The growth of trade generates economic expansion, but can also result in an increase in long-term unemployment depending on the sectors of activity that are developing, stress UNIGE economists.
What is the impact of increasing international trade on the labour market? This question is at the heart of many political debates, but it has long been absent from international economics textbooks. The economic impact is seemingly obvious: the growth of international trade leads to economic expansion, which in turn generates jobs. Until recently, the issue - considered key in politics - was deemed secondary by economic theory. A team of economists from the University of Geneva , in collaboration with a researcher from the United Nations Conference on Trade and Development (UNCTAD), has set out to dismantle this paradox. Their research, published in the journal European Economic Review, shows that the effect of international trade on employment varies greatly from one country to another, depending on their areas of specialization. There are winners, like Switzerland, but also losers.
«Opening up to international trade has two distinct effects on the labour market. An expansionary effect - an overall positive impact on income and job creation - and a reallocation of work from sectors that face international competition to exporting sectors,» explains Marcelo Olarreaga, professor at the Institute of Economics and Econometrics of the Geneva School of Economics and Management (GSEM) of UNIGE. The development of foreign trade therefore leads to increased specialisation of economies and its impact on employment depends on the sectors in which each country specialises.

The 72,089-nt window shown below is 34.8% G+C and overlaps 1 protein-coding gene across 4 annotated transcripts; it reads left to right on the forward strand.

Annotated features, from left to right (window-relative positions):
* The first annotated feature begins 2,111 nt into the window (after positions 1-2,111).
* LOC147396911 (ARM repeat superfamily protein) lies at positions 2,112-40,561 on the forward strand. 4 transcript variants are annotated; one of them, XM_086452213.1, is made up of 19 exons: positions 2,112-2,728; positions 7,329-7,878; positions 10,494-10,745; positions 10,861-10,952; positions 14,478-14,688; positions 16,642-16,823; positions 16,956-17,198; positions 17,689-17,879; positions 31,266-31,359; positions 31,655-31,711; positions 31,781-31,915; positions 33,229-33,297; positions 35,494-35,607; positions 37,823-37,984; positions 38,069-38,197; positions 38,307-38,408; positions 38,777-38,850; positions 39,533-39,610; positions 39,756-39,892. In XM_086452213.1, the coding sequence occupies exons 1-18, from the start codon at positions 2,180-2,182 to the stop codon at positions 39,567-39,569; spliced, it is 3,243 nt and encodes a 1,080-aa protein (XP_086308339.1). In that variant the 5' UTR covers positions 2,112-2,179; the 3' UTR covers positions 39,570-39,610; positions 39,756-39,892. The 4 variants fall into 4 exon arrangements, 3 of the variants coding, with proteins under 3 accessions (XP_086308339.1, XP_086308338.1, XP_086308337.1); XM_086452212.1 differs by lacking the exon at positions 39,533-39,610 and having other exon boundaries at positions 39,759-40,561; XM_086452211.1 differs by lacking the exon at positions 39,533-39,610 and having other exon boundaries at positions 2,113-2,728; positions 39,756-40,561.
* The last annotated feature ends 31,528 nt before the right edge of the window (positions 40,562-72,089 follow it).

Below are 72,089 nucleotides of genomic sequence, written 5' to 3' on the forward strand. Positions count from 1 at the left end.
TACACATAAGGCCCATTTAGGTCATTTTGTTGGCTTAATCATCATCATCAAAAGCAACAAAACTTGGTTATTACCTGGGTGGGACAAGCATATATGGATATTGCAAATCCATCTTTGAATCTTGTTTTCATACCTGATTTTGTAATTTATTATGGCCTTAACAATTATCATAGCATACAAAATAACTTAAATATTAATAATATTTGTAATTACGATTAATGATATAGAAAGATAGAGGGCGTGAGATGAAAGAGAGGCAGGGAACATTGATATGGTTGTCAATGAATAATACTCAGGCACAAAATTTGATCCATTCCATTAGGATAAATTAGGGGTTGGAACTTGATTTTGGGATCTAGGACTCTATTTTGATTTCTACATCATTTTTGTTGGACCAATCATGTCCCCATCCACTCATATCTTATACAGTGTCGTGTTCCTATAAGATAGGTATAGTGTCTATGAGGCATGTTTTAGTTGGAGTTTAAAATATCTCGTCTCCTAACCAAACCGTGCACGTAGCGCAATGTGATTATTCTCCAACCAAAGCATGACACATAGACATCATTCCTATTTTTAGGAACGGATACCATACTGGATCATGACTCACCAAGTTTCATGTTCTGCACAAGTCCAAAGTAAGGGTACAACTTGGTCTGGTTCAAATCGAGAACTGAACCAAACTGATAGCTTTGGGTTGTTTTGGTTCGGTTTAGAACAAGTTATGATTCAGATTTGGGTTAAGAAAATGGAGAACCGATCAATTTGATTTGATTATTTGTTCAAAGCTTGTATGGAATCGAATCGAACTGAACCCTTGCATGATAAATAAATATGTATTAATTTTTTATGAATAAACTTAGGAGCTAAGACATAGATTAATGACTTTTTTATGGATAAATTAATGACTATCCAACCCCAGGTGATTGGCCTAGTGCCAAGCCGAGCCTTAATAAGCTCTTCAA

The characteristics of the labour market do indeed differ from one branch of the economy to another. In some sectors, such as the automobile or metalworking industries, for example, it suffers more frictions and long-term unemployment may develop. In others, such as communication, television or radio equipment or medical instruments, vacant jobs are filled more quickly. The country can therefore register a net gain in employment if these latter sectors develop at the expense of those with more labour market frictions.
107 countries under the microscope
To measure the correlation between trade and unemployment, these economists looked at data from 107 countries over a 14-year period from 1995 to 2009. «Our analysis shows that the impact varies according to each country’s area of specialization. To uncover this mechanism, we reconstructed the unemployment rate by sector for all these economies, and cross-referenced it with foreign trade data by product,» explains Céline Carrère, professor at the GSEM Institute of Economics and Econometrics.
«There are thus winners and losers from globalisation in terms of unemployment,» stresses Frédéric Robert-Nicoud, professor at the Institute of Economics and Econometrics of the GSEM of UNIGE. While Switzerland, Denmark and Singapore, for example, are doing well, other countries such as Brazil, Chile and Poland may experience a growth of the unemployment rates partially due to trade liberalization. The development of Brazil’s foreign trade, for example, has benefited sectors such as paper manufacturing, food and tobacco, where Brazil has a comparative advantage. However, these areas of activity are characterized by stronger frictions in the labour market, thus leading to a potential increase in the unemployment rate because of increased trade openness. Trade flows are obviously not the only factors involved, but the study shows that trade can be a source of long-term unemployment.
A positive impact for Switzerland
Switzerland experiences expansion of business sectors such as medical, optical and precision instruments, for which it is competitive and which benefit from a labour market with little friction. These sectors notoriously struggle to fill in vacant jobs. Contrary to Brazil, it has hence seen its employment rate sustained as its international trade has grown.
Even if international trade proves globally profitable for an economy, it may increase income and employment inequality, raising the issue of redistribution. «Trade can play an important role in helping countries achieve sustainable development goals, but the complex effects of trade policy on employment must be taken into account,» says UNCTAD economist Marco Fugazza. Indeed, the study has helped UNCTAD produce a guide for policymakers on how to design trade policies that are more oriented towards sustainable development goals.July 21, 2020
This research is published in
European Economic Review